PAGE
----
Re: ART'S LESSON --stepping-turning

PostPosted: Tue Dec 08, 2015 12:00 am
by Art Rabesa ... QSdCUh3_gA ----------------------------------My very important lesson on sanchin stepping and turning. SOOOO important. I've analyzed this for many decades. I've watched thousands of people doing sanchin and spotted many different variations. The strong foundation you seek is found here. Understanding where it lies is the key. It's here in sanchins movements, especially in the stepping. Although, I do not like to refer to it as stepping. You'll see this in this video clip. The snapping turn is another segment that I go over. All of this is needed for your other kata's to be performed. Carrying all these points throughout the kata is a must. First, lets see where everything is happening. When I teach, I bring all these points out constantly. I guess I'm a real pain in the butt about this, but it is what it is. I see things. Have a look. Practice it. -------Happy Trails----Art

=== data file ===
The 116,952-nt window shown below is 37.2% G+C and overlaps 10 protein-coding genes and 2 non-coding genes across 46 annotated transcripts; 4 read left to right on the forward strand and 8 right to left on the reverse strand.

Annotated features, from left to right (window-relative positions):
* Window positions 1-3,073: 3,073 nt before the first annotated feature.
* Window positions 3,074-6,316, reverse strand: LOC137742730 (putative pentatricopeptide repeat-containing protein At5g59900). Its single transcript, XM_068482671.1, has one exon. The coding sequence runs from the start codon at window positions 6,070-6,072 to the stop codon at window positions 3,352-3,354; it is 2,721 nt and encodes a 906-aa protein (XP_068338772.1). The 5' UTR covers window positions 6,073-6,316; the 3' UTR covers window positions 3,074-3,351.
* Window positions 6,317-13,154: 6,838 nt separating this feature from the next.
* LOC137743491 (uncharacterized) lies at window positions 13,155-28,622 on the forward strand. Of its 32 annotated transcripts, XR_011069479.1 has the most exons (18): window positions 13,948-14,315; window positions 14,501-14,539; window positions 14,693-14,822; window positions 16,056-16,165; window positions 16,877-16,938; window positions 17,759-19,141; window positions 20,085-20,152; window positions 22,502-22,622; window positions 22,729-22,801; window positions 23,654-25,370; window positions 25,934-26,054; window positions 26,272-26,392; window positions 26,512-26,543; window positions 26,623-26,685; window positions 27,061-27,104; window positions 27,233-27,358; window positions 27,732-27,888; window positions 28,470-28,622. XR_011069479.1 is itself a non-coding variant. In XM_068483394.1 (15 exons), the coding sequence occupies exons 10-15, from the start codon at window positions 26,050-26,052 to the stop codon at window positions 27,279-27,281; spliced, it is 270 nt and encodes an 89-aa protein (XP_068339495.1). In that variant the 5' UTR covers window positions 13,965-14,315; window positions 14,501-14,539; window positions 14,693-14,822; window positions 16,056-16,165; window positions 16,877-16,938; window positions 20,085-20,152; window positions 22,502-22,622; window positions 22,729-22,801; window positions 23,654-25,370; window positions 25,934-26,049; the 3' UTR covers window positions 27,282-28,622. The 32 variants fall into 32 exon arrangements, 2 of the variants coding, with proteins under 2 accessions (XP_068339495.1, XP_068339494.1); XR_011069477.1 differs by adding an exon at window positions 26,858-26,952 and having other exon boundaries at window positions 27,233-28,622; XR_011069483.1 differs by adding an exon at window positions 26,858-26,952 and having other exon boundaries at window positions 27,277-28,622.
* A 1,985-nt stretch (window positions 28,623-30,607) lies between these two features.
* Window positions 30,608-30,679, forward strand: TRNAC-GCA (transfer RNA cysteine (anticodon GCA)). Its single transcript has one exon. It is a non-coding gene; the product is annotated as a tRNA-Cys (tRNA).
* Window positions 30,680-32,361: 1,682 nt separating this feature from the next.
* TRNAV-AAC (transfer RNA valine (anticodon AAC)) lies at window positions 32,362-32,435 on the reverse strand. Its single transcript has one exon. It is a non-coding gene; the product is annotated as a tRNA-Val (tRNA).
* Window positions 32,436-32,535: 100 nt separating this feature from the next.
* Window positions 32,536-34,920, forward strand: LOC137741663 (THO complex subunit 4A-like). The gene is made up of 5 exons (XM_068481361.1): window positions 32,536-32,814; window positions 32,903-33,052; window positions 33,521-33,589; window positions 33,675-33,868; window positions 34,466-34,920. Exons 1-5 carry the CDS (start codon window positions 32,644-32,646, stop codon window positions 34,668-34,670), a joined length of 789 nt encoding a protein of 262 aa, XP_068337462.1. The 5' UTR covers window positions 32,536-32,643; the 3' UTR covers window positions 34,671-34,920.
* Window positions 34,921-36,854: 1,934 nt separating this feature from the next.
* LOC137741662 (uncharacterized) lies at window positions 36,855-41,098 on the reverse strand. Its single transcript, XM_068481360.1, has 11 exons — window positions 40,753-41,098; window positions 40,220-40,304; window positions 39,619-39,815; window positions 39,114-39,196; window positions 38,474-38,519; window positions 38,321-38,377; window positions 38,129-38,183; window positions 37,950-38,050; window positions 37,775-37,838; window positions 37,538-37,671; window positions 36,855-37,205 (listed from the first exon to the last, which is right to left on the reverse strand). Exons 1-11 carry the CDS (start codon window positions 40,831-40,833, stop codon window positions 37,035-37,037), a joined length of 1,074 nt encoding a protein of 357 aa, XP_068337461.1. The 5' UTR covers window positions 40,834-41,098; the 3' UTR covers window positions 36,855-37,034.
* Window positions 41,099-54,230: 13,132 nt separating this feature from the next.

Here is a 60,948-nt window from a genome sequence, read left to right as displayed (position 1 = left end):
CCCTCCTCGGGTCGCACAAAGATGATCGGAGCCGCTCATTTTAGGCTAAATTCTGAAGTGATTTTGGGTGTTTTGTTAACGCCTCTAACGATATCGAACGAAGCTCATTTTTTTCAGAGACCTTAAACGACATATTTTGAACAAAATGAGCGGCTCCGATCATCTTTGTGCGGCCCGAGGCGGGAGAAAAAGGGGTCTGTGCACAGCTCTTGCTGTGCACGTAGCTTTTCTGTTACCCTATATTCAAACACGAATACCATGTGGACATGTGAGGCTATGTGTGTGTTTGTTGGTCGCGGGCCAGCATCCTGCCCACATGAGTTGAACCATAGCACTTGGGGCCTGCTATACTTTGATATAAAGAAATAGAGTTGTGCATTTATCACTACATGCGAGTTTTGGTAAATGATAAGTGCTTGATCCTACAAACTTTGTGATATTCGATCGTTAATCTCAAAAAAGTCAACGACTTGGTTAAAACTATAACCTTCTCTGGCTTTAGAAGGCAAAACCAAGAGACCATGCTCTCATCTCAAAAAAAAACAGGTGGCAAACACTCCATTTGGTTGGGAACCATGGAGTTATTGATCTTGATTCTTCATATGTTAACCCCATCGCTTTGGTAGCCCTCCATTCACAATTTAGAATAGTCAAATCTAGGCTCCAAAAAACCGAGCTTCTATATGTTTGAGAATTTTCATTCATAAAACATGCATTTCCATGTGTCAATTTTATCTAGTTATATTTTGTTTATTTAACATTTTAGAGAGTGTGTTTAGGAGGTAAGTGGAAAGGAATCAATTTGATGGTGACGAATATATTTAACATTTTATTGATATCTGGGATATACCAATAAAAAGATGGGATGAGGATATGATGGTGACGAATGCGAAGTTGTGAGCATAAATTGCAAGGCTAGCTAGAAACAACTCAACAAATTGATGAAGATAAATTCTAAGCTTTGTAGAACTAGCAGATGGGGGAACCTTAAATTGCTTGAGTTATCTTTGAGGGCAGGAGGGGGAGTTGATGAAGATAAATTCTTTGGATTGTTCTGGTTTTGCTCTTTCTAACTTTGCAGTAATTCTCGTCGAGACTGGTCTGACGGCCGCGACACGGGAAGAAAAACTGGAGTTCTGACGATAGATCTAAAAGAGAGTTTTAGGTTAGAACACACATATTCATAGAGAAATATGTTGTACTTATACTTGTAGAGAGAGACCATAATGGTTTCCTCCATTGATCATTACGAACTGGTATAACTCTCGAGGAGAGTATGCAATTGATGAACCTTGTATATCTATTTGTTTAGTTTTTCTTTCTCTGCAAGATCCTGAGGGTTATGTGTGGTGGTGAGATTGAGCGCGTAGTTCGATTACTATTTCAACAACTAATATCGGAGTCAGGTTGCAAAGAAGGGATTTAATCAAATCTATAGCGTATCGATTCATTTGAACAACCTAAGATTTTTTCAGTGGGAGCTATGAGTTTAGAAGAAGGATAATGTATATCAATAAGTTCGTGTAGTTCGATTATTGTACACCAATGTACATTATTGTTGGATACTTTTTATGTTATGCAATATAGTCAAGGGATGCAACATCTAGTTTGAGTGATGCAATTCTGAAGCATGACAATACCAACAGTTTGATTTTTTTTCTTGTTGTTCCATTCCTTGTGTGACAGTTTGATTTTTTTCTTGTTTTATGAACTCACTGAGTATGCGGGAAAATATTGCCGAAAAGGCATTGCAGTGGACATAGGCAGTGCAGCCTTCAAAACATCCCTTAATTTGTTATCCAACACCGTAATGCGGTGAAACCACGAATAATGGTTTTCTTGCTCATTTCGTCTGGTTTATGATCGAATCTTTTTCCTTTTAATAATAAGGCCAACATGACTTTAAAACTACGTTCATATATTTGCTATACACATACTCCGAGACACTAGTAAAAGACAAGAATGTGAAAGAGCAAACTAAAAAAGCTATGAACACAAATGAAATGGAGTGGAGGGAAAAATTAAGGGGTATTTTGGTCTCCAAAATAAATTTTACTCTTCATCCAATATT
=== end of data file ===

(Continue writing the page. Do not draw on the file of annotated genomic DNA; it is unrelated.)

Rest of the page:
Re: ART'S LESSON --snap hook punch

PostPosted: Mon Dec 14, 2015 3:30 am
by Art Rabesa -------------A short lesson on the striking pad. This is the short, tight hook punch. This comes off the front leg. This is a coordinated strike. This fast strike must move in one piece to be effective. It might look easy when I do it, but it takes practice. I hope you see this in this clip. This is not a jab or back hand strike. This does hit pretty hard when done correctly. No way it can be blocked when you get it down. I explain it as I'm teaching. Try it. -------Happy Trails-----Art

Re: ART'S LESSON --kata tips

PostPosted: Fri Dec 18, 2015 5:12 pm
by Art Rabesa -----------------------------------Here are some tips for performing your kata. Taking sanchin with you--Moving in one piece--Fast turns--Stances and sanchin--Get head and hands around first--Station to station. All these tips will occur in all kata. If you perform using these tips, your kata will flow quickly with power. Please remember this important fact = All kata is an extension of sanchin. If you omit the principles of sanchin training, your kata is empty. I'll have more lessons concerning kata training coming. ------Happy Trails -----Art

Re: ART'S LESSON --seisan kata

PostPosted: Sat Dec 19, 2015 3:48 pm